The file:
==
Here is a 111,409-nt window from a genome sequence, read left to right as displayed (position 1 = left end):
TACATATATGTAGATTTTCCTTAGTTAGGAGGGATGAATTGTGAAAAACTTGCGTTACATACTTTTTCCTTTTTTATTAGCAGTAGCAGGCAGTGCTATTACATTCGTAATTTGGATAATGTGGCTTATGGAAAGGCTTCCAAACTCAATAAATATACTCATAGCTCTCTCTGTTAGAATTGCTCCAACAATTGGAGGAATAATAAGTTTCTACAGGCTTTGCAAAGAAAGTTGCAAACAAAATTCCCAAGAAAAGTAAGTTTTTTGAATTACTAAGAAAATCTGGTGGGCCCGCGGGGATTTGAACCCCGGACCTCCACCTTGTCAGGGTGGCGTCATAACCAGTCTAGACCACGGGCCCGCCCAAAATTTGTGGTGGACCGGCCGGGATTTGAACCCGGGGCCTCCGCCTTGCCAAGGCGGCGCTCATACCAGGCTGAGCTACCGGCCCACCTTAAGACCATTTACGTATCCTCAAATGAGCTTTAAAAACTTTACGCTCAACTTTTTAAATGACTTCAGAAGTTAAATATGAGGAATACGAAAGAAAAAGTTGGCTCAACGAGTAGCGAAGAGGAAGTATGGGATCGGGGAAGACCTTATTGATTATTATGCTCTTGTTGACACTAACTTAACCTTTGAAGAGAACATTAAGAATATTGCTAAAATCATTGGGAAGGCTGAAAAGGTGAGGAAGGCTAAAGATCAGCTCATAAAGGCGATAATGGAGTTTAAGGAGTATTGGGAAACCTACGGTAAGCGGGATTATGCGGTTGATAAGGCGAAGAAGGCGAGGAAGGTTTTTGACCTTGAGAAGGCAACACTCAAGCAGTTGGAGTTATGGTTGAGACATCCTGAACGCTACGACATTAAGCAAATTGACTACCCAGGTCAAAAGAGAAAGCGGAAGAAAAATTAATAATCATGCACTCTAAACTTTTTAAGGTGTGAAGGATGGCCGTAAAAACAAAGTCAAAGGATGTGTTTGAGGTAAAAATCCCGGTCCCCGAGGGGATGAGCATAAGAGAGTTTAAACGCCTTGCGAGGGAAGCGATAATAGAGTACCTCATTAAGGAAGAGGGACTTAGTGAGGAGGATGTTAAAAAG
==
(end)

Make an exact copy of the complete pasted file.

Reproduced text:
Here is a 111,409-nt window from a genome sequence, read left to right as displayed (position 1 = left end):
TACATATATGTAGATTTTCCTTAGTTAGGAGGGATGAATTGTGAAAAACTTGCGTTACATACTTTTTCCTTTTTTATTAGCAGTAGCAGGCAGTGCTATTACATTCGTAATTTGGATAATGTGGCTTATGGAAAGGCTTCCAAACTCAATAAATATACTCATAGCTCTCTCTGTTAGAATTGCTCCAACAATTGGAGGAATAATAAGTTTCTACAGGCTTTGCAAAGAAAGTTGCAAACAAAATTCCCAAGAAAAGTAAGTTTTTTGAATTACTAAGAAAATCTGGTGGGCCCGCGGGGATTTGAACCCCGGACCTCCACCTTGTCAGGGTGGCGTCATAACCAGTCTAGACCACGGGCCCGCCCAAAATTTGTGGTGGACCGGCCGGGATTTGAACCCGGGGCCTCCGCCTTGCCAAGGCGGCGCTCATACCAGGCTGAGCTACCGGCCCACCTTAAGACCATTTACGTATCCTCAAATGAGCTTTAAAAACTTTACGCTCAACTTTTTAAATGACTTCAGAAGTTAAATATGAGGAATACGAAAGAAAAAGTTGGCTCAACGAGTAGCGAAGAGGAAGTATGGGATCGGGGAAGACCTTATTGATTATTATGCTCTTGTTGACACTAACTTAACCTTTGAAGAGAACATTAAGAATATTGCTAAAATCATTGGGAAGGCTGAAAAGGTGAGGAAGGCTAAAGATCAGCTCATAAAGGCGATAATGGAGTTTAAGGAGTATTGGGAAACCTACGGTAAGCGGGATTATGCGGTTGATAAGGCGAAGAAGGCGAGGAAGGTTTTTGACCTTGAGAAGGCAACACTCAAGCAGTTGGAGTTATGGTTGAGACATCCTGAACGCTACGACATTAAGCAAATTGACTACCCAGGTCAAAAGAGAAAGCGGAAGAAAAATTAATAATCATGCACTCTAAACTTTTTAAGGTGTGAAGGATGGCCGTAAAAACAAAGTCAAAGGATGTGTTTGAGGTAAAAATCCCGGTCCCCGAGGGGATGAGCATAAGAGAGTTTAAACGCCTTGCGAGGGAAGCGATAATAGAGTACCTCATTAAGGAAGAGGGACTTAGTGAGGAGGATGTTAAAAAG